Reformists gain in Bosnia elections, but change appears unlikely

The reformists are likely to be joined in the top jobs by Zeljka Cvijanovic, from the strongest Bosnian Serb party.

Zeljka Cvijanovic
Zeljka Cvijanovic

Reformists who ran on an anti-corruption platform look set to win an important race in Bosnia’s elections that could give them greater sway over the direction of the country which has never fully recovered from its 1992-95 sectarian war and remains divided along ethnic lines.

The first preliminary results released by Bosnia’s central election commission showed contenders Denis Becirovic and Zeljko Komsic are on course to win the respective Bosniak and Croat seats in the tripartite presidency.

However, the reformists are likely to be joined in the top jobs by Zeljka Cvijanovic, from the strongest Bosnian Serb party – the secessionist and staunchly pro-Russian SNSD.

Bosnian Serb leader Milorad Dodik (
Bosnian Serb leader Milorad Dodik (AP)

Moscow has often been accused by the West of seeking to destabilise the country and the rest of the Balkans through its Serb allies in the region.

Sunday’s ballot was held amid growing fears the Kremlin might attempt to reignite the conflict in Bosnia to deflect attention from its campaign in Ukraine.

The election included contests for the three members of Bosnia’s shared, multi-ethnic presidency, the president of one of its two highly autonomous parts, and parliament deputies at different levels of governance.

Jelena Trivic
Jelena Trivic, from opposition Party of Democratic Progress, celebrates after claiming victory in a general election in the Bosnian town of Banja Luka (AP)

Bosnia’s institutional set-up, often described as one of the most complicated in the world, was introduced by a US-brokered peace agreement that ended the war in the 1990s between its three main ethnic groups – Muslim Bosniaks, Orthodox Serbs and Catholic Croats.

Under the terms of the agreement, Bosnia was divided into two highly independent entities – one run by Serbs and the other shared by Bosniaks and Croats – which have broad autonomy but are linked by joint, multi-ethnic institutions.

All countrywide actions require consensus from all three ethnic groups.

If the preliminary results hold, Ms Cvijanovic will take over the post from her political party’s boss, Milorad Dodik, who chose to run for the presidency of Bosnia’s Serb-run part rather than seek a second term in the shared, country-wide presidency.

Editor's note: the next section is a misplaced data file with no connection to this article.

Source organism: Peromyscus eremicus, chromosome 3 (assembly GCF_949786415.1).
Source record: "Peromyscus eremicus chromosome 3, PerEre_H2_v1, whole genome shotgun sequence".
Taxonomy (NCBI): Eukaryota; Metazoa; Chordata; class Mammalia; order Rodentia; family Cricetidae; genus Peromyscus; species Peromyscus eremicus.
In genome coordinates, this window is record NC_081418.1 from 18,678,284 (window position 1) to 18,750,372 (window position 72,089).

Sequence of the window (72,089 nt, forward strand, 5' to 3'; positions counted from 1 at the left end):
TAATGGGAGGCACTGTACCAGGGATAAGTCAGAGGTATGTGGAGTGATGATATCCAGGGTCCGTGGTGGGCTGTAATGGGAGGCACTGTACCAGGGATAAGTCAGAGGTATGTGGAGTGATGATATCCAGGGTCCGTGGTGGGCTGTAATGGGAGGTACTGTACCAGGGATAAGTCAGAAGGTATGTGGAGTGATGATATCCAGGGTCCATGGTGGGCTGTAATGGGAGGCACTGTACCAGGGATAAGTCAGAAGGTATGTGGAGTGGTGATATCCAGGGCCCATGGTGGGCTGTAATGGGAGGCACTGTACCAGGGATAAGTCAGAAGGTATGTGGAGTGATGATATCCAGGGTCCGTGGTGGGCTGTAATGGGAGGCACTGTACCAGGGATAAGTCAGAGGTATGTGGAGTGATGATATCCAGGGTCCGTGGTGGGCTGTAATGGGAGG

Both Mr Dodik, and his main contender, Jelena Trivic, proclaimed victory in the race for the Bosnian Serb presidency.

Zeljko Komsic
Zeljko Komsic of Democratic Front Party (AP)

Their claims will be tested later on Monday, when the election commission is expected to announce preliminary results of the presidential ballot for Bosnia’s Serb-run part and the races for parliament deputies at the state, entity and regional levels.

Prior to the polls, analysts predicted that the long-entrenched nationalists of all ethnic stripes, who have enriched cronies and ignored the needs of the people, will remain dominant in the legislatures at all levels, largely because the sectarian post-war system of governance leaves pragmatic, reform-minded Bosnians with little incentive to vote.

Election turnout on Sunday was 50% or over two percentage points down from the 2018 general election.

On Sunday, shortly after the vote count begun, Bosnia’s international overseer, Christian Schmidt, announced in a YouTube video that he was amending the country’s electoral law “to ensure functionality and timely implementation of election results”.

Mr Schmidt assured citizens in the video that the changes “will in no way affect” the votes cast on Sunday.

The 1995 peace agreement gave broad powers to the international high representative, the post currently held by Mr Schmidt, including the ability to impose laws and to dismiss officials and civil servants who undermine the country’s fragile post-war ethnic balance.

The changes imposed by Mr Schmidt will affect the size of the parliament of the Bosniak-Croat part of the country, and prevent blockades of the formation of its government.

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